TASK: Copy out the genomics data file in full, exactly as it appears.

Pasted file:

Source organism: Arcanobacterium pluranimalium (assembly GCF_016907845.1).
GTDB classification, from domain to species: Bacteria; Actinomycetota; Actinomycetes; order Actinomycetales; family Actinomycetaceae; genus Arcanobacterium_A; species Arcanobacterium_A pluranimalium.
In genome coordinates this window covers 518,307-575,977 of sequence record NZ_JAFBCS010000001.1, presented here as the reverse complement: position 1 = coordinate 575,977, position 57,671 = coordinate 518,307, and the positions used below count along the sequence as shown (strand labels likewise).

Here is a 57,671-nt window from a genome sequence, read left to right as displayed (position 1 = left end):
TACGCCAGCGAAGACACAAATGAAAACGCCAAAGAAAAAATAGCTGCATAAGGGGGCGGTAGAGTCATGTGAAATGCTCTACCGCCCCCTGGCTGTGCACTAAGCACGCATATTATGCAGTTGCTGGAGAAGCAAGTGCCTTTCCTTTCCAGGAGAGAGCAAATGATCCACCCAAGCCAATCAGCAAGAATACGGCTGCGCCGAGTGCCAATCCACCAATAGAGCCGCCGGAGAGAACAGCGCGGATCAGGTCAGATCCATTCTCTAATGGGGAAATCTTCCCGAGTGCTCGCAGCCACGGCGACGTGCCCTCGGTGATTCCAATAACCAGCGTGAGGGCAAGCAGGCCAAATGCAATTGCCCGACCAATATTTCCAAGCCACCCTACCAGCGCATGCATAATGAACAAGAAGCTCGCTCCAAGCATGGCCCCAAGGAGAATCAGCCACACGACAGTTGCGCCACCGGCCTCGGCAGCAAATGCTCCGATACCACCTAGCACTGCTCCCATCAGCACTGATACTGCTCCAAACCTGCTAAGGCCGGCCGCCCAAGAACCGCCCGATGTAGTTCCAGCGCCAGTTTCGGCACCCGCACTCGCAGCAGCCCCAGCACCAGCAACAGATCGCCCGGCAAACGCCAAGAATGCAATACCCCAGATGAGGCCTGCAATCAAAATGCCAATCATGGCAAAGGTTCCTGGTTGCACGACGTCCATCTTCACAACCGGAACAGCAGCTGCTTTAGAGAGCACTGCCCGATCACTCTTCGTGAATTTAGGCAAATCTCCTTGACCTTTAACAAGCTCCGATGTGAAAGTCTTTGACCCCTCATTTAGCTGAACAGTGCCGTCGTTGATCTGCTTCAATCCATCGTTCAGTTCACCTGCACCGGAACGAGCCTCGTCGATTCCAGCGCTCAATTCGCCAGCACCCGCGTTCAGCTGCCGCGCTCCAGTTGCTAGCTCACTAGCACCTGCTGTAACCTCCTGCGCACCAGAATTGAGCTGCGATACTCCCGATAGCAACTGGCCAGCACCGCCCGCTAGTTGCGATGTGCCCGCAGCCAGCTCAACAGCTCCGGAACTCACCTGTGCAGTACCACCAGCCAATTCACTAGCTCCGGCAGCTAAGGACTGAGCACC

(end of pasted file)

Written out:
Source organism: Arcanobacterium pluranimalium (assembly GCF_016907845.1).
GTDB classification, from domain to species: Bacteria; Actinomycetota; Actinomycetes; order Actinomycetales; family Actinomycetaceae; genus Arcanobacterium_A; species Arcanobacterium_A pluranimalium.
In genome coordinates this window covers 518,307-575,977 of sequence record NZ_JAFBCS010000001.1, presented here as the reverse complement: position 1 = coordinate 575,977, position 57,671 = coordinate 518,307, and the positions used below count along the sequence as shown (strand labels likewise).

Here is a 57,671-nt window from a genome sequence, read left to right as displayed (position 1 = left end):
TACGCCAGCGAAGACACAAATGAAAACGCCAAAGAAAAAATAGCTGCATAAGGGGGCGGTAGAGTCATGTGAAATGCTCTACCGCCCCCTGGCTGTGCACTAAGCACGCATATTATGCAGTTGCTGGAGAAGCAAGTGCCTTTCCTTTCCAGGAGAGAGCAAATGATCCACCCAAGCCAATCAGCAAGAATACGGCTGCGCCGAGTGCCAATCCACCAATAGAGCCGCCGGAGAGAACAGCGCGGATCAGGTCAGATCCATTCTCTAATGGGGAAATCTTCCCGAGTGCTCGCAGCCACGGCGACGTGCCCTCGGTGATTCCAATAACCAGCGTGAGGGCAAGCAGGCCAAATGCAATTGCCCGACCAATATTTCCAAGCCACCCTACCAGCGCATGCATAATGAACAAGAAGCTCGCTCCAAGCATGGCCCCAAGGAGAATCAGCCACACGACAGTTGCGCCACCGGCCTCGGCAGCAAATGCTCCGATACCACCTAGCACTGCTCCCATCAGCACTGATACTGCTCCAAACCTGCTAAGGCCGGCCGCCCAAGAACCGCCCGATGTAGTTCCAGCGCCAGTTTCGGCACCCGCACTCGCAGCAGCCCCAGCACCAGCAACAGATCGCCCGGCAAACGCCAAGAATGCAATACCCCAGATGAGGCCTGCAATCAAAATGCCAATCATGGCAAAGGTTCCTGGTTGCACGACGTCCATCTTCACAACCGGAACAGCAGCTGCTTTAGAGAGCACTGCCCGATCACTCTTCGTGAATTTAGGCAAATCTCCTTGACCTTTAACAAGCTCCGATGTGAAAGTCTTTGACCCCTCATTTAGCTGAACAGTGCCGTCGTTGATCTGCTTCAATCCATCGTTCAGTTCACCTGCACCGGAACGAGCCTCGTCGATTCCAGCGCTCAATTCGCCAGCACCCGCGTTCAGCTGCCGCGCTCCAGTTGCTAGCTCACTAGCACCTGCTGTAACCTCCTGCGCACCAGAATTGAGCTGCGATACTCCCGATAGCAACTGGCCAGCACCGCCCGCTAGTTGCGATGTGCCCGCAGCCAGCTCAACAGCTCCGGAACTCACCTGTGCAGTACCACCAGCCAATTCACTAGCTCCGGCAGCTAAGGACTGAGCACC